Dealing with downtime: Be sure to bring plenty of board games, puzzles, and books to carry you through any foul-weather days. Or create a conversation-sparking deck of cards that features a family photo (about $20 a deck at shutterfly.com or kodakgallery.com).

Organizing meals: For meals not provided by the facility, designate each family to be the provider of a different meal for the whole group―whether it’s cooked over the campfire or trucked in from the nearest takeout joint.

05 of 05

The Destination Vacation

Atlantis
Diane Cook and Len Jenshel

Best for: Families that need a little extra motivation to get together or families who have trouble getting time off work and need the reunion to double as a vacation.

Pros: The base price will probably be lower than for a cruise or an all-inclusive resort. Families can tailor their accommodations or length of stay to their schedules and budgets.

Cons: More of the burden of planning activities rests on you. You’re on your own for meals.

Where to go: Look for a destination with a wealth of entertainment opportunities for all types of interests. Mack likes San Diego for its mix of family-friendly attractions (the zoo, Sea World), great year-round weather, beach activities, and fine dining. Even a resort that is not all-inclusive, like the Atlantis in Paradise Island (atlantis.com), in the Bahamas, can be a good compromise, since families can choose which features they want to shell out for ($179 a night per person for four nights; kids under 11 stay free). “Over the past few years, we have seen a marked change in the numbers of large family groups traveling together,” says Lauren Snyder, CMO, Atlantis, Paradise Island Resorts. “As a result, we’ve upgraded our connecting rooms and created a Family Olympics program for large groups, including events on the beach and trophies for the winning team.”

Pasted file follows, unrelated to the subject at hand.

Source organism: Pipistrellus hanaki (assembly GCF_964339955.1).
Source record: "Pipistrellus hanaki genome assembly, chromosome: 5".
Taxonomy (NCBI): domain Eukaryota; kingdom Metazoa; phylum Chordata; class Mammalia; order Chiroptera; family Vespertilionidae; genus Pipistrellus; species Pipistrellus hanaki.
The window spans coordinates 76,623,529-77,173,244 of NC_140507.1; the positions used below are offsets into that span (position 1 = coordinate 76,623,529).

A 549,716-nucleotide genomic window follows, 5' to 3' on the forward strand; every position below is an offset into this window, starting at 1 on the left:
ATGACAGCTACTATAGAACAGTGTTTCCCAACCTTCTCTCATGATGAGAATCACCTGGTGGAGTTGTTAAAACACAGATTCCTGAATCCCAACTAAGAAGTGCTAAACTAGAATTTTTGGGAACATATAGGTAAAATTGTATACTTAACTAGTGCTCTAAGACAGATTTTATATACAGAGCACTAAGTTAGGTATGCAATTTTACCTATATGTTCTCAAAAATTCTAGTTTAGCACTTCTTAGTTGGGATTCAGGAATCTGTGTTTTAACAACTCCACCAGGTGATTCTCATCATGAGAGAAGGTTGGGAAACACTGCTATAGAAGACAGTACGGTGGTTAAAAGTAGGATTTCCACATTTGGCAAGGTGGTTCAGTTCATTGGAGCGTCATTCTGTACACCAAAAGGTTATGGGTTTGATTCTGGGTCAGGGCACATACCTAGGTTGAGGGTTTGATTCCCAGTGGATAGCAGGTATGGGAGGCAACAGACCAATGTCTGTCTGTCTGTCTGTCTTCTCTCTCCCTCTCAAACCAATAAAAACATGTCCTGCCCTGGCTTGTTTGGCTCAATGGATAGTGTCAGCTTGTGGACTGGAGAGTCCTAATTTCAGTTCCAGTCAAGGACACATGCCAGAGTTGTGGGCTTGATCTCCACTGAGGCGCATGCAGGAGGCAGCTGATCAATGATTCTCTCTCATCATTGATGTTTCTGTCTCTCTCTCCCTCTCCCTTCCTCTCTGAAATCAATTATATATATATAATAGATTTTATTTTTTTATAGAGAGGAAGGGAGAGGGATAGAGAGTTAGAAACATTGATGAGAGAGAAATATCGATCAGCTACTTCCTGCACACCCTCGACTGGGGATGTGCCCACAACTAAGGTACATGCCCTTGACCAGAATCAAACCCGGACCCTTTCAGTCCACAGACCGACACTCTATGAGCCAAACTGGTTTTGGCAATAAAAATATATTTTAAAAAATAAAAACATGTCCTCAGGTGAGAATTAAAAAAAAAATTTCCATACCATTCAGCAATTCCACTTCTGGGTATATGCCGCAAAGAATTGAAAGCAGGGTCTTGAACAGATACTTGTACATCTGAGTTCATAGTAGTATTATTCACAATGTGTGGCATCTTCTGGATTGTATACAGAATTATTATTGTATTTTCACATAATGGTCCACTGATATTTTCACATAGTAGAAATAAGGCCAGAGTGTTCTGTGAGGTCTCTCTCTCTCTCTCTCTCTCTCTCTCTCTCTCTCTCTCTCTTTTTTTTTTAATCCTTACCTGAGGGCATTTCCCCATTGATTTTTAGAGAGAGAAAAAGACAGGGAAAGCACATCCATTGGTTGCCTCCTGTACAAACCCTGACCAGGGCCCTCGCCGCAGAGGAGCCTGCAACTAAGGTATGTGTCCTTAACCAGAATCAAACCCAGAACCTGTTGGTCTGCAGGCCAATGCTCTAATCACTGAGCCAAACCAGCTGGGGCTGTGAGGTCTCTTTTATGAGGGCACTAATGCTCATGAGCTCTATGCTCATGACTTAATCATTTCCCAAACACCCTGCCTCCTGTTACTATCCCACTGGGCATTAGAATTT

Other factors to consider: Choosing a location you can navigate on foot relieves a lot of the logistics and the expense tied to carpooling, parking, and arranging designated drivers. Wherever you stay, be sure to book accommodations that have large communal areas that people can gather in. For the best rates on multiple-room reservations, book through Groople.com, a group-travel site.

Dealing with downtime: Designate someone to bring along a portable DVD player or a laptop and several family-friendly movies for times when the adults are content to “just talk” and the kids are dying of boredom.

Organizing meals: Do research in advance to find local restaurants that are friendly to large groups, and make some reservations. You don’t want to be stuck in a strange city trying to find a table for 40 on a Friday night.